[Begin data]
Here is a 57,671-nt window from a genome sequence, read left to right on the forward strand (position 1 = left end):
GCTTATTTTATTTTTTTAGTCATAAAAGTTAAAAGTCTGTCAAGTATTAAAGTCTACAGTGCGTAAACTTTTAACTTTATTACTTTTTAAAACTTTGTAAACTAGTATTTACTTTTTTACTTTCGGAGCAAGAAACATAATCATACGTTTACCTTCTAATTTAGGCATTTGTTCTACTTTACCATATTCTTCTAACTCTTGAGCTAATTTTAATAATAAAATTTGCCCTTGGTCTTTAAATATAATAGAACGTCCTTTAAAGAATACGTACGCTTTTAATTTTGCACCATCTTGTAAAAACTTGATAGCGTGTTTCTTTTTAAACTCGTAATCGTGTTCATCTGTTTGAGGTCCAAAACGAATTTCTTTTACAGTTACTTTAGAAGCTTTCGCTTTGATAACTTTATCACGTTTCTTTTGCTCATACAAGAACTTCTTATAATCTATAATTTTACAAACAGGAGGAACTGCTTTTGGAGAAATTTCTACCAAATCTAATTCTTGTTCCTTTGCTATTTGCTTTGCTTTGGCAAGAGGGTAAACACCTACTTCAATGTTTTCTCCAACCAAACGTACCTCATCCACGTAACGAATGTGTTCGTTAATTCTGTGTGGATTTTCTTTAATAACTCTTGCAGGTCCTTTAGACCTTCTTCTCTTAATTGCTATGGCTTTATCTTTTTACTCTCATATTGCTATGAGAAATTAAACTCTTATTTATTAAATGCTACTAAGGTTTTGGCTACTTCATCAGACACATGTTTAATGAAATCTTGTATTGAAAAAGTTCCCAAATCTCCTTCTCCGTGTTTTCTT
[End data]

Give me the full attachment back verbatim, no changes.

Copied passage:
Here is a 57,671-nt window from a genome sequence, read left to right on the forward strand (position 1 = left end):
GCTTATTTTATTTTTTTAGTCATAAAAGTTAAAAGTCTGTCAAGTATTAAAGTCTACAGTGCGTAAACTTTTAACTTTATTACTTTTTAAAACTTTGTAAACTAGTATTTACTTTTTTACTTTCGGAGCAAGAAACATAATCATACGTTTACCTTCTAATTTAGGCATTTGTTCTACTTTACCATATTCTTCTAACTCTTGAGCTAATTTTAATAATAAAATTTGCCCTTGGTCTTTAAATATAATAGAACGTCCTTTAAAGAATACGTACGCTTTTAATTTTGCACCATCTTGTAAAAACTTGATAGCGTGTTTCTTTTTAAACTCGTAATCGTGTTCATCTGTTTGAGGTCCAAAACGAATTTCTTTTACAGTTACTTTAGAAGCTTTCGCTTTGATAACTTTATCACGTTTCTTTTGCTCATACAAGAACTTCTTATAATCTATAATTTTACAAACAGGAGGAACTGCTTTTGGAGAAATTTCTACCAAATCTAATTCTTGTTCCTTTGCTATTTGCTTTGCTTTGGCAAGAGGGTAAACACCTACTTCAATGTTTTCTCCAACCAAACGTACCTCATCCACGTAACGAATGTGTTCGTTAATTCTGTGTGGATTTTCTTTAATAACTCTTGCAGGTCCTTTAGACCTTCTTCTCTTAATTGCTATGGCTTTATCTTTTTACTCTCATATTGCTATGAGAAATTAAACTCTTATTTATTAAATGCTACTAAGGTTTTGGCTACTTCATCAGACACATGTTTAATGAAATCTTGTATTGAAAAAGTTCCCAAATCTCCTTCTCCGTGTTTTCTT